Honors orientations can either precede standard orientation or be folded into those institution-wide activities. Employing experienced Honors students as major participants in an Honors orientation can result in an enjoyable, relevant, meaningful experience for incoming students. Peer driven orientations-rather than administrator/instructor driven-open up opportunities for ice-breaker activities, creative thinking, and development of leadership skills. They also provide the experienced students a way to contribute to the program and offer freshmen models of successful Honors students.
Many different types of orientation activities exist, but the best approaches usually mix hands-on, active exercises with information-delivery sessions. Many orientation activities are intended to foster a sense of community among the incoming students. These activities might include a summer letter sent to freshmen from their Honors peer mentors; a common reading experience, perhaps with discussions led by peers; an informational meeting with students and parents; a sample class with Honors instructors that highlights Honors learning strategies; a scavenger hunt that allows first-year students to get to know the campus better; a writing assessment tied to the common reading; and casual meals and informal activities with new classmates.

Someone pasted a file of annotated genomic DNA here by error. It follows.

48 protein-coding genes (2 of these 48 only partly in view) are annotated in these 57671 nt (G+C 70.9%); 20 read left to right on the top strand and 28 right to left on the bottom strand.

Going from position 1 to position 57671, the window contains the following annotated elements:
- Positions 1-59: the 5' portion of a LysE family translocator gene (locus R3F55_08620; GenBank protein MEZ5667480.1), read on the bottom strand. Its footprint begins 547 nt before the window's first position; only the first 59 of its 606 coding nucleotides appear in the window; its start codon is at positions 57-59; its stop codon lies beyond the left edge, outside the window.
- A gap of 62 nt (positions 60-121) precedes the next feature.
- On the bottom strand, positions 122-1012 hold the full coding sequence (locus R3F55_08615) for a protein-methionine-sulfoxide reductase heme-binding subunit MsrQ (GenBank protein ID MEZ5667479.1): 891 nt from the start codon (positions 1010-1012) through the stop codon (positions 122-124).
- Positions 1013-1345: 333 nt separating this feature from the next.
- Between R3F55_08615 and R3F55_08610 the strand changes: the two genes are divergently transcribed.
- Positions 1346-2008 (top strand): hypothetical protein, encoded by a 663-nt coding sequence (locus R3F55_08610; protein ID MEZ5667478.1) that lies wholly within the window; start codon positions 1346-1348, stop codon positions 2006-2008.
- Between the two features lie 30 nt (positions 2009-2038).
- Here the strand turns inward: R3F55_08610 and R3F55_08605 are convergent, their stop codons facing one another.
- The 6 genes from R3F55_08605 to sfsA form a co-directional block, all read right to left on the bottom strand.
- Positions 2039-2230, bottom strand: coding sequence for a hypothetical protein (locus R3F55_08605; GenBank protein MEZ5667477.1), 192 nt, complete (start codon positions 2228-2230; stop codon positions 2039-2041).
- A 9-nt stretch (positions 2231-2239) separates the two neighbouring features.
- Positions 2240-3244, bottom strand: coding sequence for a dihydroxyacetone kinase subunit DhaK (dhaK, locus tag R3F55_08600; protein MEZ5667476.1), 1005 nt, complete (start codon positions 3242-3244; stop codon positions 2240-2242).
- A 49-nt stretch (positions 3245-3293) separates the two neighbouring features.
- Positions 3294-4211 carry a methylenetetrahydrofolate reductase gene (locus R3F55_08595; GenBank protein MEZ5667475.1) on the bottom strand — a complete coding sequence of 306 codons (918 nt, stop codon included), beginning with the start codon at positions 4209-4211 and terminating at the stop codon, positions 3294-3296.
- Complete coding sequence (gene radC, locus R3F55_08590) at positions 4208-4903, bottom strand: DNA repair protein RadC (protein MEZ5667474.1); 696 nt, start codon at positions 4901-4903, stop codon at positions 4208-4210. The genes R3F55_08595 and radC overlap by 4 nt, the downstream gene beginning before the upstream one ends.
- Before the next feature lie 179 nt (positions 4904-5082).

Many orientation programs also have separate activities for parents. These might involve presentations by Honors faculty, a question and answer session with the Honors director and several current Honors students (or veteran Honors program parents), informal meetings with campus administrators, and a tour of your town or city led by a knowledgeable staff member or student.
Orientation for transfer students is somewhat more complicated, but a separate one attending to the specific needs and backgrounds of those students can be worthwhile, as well.